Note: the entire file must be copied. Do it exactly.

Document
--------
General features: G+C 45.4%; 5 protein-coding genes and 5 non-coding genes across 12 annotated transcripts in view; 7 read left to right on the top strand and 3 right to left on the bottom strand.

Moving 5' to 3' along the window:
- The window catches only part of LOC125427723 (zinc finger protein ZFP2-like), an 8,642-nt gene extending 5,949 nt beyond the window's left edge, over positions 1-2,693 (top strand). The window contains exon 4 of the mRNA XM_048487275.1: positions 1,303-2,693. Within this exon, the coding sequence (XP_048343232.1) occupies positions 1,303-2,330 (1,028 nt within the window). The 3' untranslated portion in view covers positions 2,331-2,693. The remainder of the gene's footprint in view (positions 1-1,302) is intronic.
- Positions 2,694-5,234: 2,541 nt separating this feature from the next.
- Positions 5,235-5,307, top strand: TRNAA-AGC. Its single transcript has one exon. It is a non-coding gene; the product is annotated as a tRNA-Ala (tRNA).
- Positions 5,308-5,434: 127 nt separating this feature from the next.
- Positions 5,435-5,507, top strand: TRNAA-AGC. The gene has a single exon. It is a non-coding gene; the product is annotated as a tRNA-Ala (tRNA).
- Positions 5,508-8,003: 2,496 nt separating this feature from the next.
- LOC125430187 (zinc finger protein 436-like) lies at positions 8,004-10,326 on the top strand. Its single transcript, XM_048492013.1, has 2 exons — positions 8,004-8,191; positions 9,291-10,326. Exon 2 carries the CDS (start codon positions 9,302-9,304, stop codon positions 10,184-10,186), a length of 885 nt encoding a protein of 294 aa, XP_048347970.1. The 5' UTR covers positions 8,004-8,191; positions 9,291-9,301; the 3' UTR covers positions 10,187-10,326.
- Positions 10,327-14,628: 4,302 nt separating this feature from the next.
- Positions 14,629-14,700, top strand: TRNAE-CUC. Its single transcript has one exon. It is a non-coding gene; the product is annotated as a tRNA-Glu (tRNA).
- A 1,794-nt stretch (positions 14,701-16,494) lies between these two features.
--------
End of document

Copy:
General features: G+C 45.4%; 5 protein-coding genes and 5 non-coding genes across 12 annotated transcripts in view; 7 read left to right on the top strand and 3 right to left on the bottom strand.

Moving 5' to 3' along the window:
- The window catches only part of LOC125427723 (zinc finger protein ZFP2-like), an 8,642-nt gene extending 5,949 nt beyond the window's left edge, over positions 1-2,693 (top strand). The window contains exon 4 of the mRNA XM_048487275.1: positions 1,303-2,693. Within this exon, the coding sequence (XP_048343232.1) occupies positions 1,303-2,330 (1,028 nt within the window). The 3' untranslated portion in view covers positions 2,331-2,693. The remainder of the gene's footprint in view (positions 1-1,302) is intronic.
- Positions 2,694-5,234: 2,541 nt separating this feature from the next.
- Positions 5,235-5,307, top strand: TRNAA-AGC. Its single transcript has one exon. It is a non-coding gene; the product is annotated as a tRNA-Ala (tRNA).
- Positions 5,308-5,434: 127 nt separating this feature from the next.
- Positions 5,435-5,507, top strand: TRNAA-AGC. The gene has a single exon. It is a non-coding gene; the product is annotated as a tRNA-Ala (tRNA).
- Positions 5,508-8,003: 2,496 nt separating this feature from the next.
- LOC125430187 (zinc finger protein 436-like) lies at positions 8,004-10,326 on the top strand. Its single transcript, XM_048492013.1, has 2 exons — positions 8,004-8,191; positions 9,291-10,326. Exon 2 carries the CDS (start codon positions 9,302-9,304, stop codon positions 10,184-10,186), a length of 885 nt encoding a protein of 294 aa, XP_048347970.1. The 5' UTR covers positions 8,004-8,191; positions 9,291-9,301; the 3' UTR covers positions 10,187-10,326.
- Positions 10,327-14,628: 4,302 nt separating this feature from the next.
- Positions 14,629-14,700, top strand: TRNAE-CUC. Its single transcript has one exon. It is a non-coding gene; the product is annotated as a tRNA-Glu (tRNA).
- A 1,794-nt stretch (positions 14,701-16,494) lies between these two features.